So I’m off to Tuscany this morning!
Weeeeee! So excited!
I have 40 kits in my suitcase…I can just imagine us on a beautiful Tuscan Morning…sitting around, sipping espresso or tea, enjoying the view, and doing some simple English Paper piecing as a group as we talk about what we have seen, what is still yet to see, and all of the things we have eaten, and what is yet LEFT to discover!
Can you imagine it?
And since I don’t want to leave anyone here at home out of the loop, I am uploading the little tutorial for our project so you can sew along too.
You can use ANY fabrics – and these are so cute, you might want to start thinking of Christmas Projects Future and do some through the summer months as gifts for this winter. I think they would be absolutely adorable in red and green, don’t you?
There is a link to the printer friendly pdf version in the tutorial below.
While I am gone –I will post when I can, but I really REALLY welcome a break. And I don’t know how wifi will be on this trip. I have only written a couple posts ahead for certain things like this post, and like my blog hop day with Quiltmaker Magazine for the 100 blocks volumn 11 issue that is hitting nesstands shortly. My day happens to be while I am out of the country, so I have written that ahead.
Just know that if you don’t hear from me….that you will. When there is wifi, and oh the stories I’ll have to tell when I get back!
A Little Bit Hexie!
A Quiltville Mini
Finished size: 12” X 12”
© Bonnie K Hunter & Quiltville.com 2015
All Rights Reserved
Click HERE for printer-friendly version.
This pattern was designed especially for my group of travelers coming to Tuscany, Italy with me in May of 2015 as instruction for finishing their projects.
A basic knowledge of English paper piecing is assumed.
For a more detailed Hexie tutorial, check out my blog tutorial at:
What you’ll need:
19 3/4” per side hexie papers and fabric for the rosette.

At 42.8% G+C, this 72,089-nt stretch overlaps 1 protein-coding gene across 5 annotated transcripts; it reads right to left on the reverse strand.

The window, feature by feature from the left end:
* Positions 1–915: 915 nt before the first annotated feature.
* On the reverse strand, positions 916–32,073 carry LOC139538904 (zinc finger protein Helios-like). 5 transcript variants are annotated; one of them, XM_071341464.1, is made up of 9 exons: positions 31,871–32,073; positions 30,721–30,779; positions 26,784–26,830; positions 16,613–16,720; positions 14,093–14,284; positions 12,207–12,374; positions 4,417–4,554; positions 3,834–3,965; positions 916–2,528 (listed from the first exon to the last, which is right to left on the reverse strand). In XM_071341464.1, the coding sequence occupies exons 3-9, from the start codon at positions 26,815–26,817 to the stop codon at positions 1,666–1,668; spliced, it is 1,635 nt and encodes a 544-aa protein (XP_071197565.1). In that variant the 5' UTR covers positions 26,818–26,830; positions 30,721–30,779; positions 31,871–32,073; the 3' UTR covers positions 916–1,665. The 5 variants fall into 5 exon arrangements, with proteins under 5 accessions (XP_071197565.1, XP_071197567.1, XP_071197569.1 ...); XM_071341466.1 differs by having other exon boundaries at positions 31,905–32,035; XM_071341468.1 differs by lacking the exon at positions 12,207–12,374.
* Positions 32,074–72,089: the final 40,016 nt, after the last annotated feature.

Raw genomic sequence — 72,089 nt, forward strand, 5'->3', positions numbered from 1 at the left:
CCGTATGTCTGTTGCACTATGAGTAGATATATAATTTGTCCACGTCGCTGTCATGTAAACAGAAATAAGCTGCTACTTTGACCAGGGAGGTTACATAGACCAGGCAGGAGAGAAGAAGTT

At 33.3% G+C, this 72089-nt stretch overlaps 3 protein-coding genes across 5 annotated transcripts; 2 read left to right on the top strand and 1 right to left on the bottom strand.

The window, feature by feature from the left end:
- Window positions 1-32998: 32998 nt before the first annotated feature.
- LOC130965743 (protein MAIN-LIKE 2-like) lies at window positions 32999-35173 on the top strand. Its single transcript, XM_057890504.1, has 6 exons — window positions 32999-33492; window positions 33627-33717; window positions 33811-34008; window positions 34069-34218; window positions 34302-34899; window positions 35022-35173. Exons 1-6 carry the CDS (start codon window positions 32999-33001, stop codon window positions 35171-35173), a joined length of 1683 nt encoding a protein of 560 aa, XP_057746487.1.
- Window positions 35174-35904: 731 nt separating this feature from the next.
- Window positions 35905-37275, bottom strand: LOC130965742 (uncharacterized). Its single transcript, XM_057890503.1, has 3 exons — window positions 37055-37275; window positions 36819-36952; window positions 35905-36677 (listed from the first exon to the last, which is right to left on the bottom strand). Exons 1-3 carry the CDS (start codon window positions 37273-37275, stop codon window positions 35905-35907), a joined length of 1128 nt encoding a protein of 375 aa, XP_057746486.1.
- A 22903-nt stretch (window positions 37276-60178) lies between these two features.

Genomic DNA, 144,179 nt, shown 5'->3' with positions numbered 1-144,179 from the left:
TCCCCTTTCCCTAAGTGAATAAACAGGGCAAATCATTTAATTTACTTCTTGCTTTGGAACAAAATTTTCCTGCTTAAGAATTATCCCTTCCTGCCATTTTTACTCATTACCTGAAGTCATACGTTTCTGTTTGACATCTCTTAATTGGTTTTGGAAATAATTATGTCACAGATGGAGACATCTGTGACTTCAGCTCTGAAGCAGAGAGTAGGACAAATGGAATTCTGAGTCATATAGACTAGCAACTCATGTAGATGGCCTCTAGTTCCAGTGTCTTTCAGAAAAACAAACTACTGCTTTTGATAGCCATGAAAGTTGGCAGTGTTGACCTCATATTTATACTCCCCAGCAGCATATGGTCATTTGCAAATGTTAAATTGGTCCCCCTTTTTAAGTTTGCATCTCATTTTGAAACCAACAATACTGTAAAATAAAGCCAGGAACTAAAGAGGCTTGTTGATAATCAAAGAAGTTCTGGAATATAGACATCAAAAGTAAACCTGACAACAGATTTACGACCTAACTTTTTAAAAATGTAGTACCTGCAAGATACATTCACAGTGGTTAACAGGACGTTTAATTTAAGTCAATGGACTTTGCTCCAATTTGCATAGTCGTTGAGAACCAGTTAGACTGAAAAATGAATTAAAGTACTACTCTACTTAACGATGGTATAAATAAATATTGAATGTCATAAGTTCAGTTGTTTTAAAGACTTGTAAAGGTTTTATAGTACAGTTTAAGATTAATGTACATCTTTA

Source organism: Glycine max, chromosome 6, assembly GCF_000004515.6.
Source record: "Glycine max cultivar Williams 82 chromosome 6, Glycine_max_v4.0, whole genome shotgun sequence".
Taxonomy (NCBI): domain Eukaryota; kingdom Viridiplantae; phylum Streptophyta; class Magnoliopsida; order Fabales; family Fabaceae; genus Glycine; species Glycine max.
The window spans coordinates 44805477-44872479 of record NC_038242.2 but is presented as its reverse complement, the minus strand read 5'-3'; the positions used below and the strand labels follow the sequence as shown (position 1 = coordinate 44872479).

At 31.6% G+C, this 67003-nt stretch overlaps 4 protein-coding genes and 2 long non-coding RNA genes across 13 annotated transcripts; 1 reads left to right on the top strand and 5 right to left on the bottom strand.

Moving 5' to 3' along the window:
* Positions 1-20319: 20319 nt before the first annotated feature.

1 9” square of background fabric
3 fat quarters of coordinating batik for pieced border and binding.
Scraps for cornerstones
Backing fabric and batting.
After the rosette is assembled, press it well.
Remove the papers from the hexies WITHOUT removing the basting. The basting will help keep your seam allowance turned under.
Center the rosette within the background square and pin in place. Applique the rosette to the background square:
Use very small stitches and catch just a few threads at the edge of the rosette when appliqueing to keep stitches nearly invisible.
Use a thread that blends with the edge of the rosette.
OPTIONAL: Very carefully trim away the excess backing fabric from behind the rosette leaving ¼” seam allowance. Especially helpful if hand quilting.
Press the block well, and trim block to 8.5” centering the rosette in the block.
In traditional rotary cutting, you can cut these from 3 ¼” squares, slicing them on the diagonal twice from corner to corner to yield the triangles required.
I used the Easy Angle Ruler and 1.5” strips to cut the quarter square triangles for these border units in already matched pairs ready to sew. You can use any method that gives you a 2.5” hour glass unit that finishes at 2” in the quilt.
First Pair!Layer border fabrics with right sides together.
Using 1.5” strips and the 2” line on the ruler (Large numbers to the outside edge) cut triangles in matched pairs.
Press all seams toward the darkest fabric.
HINT: Spinning seams on the back will help these seams to nest each other when joined!
Borders & Cornerstones!
Cut 4 2.5” cornerstones from fabric of your choice and add them to the ends of the top and bottom borders. Press seams toward cornerstones.
Quilt as desired, bind and enjoy!
I used a pantograph called Woven Wind by Hermoine Agee of Lorien Quilting, Australia to quilt the quilt. With a computerized long arm I can set the scale as small and tight as I want it. I like the look!
I used 2” strips to give me a 1/4” binding that does not chop off the tips of my hourglass units. I like a tighter, narrower binding. Give it a try!
See you when I get back, everyone!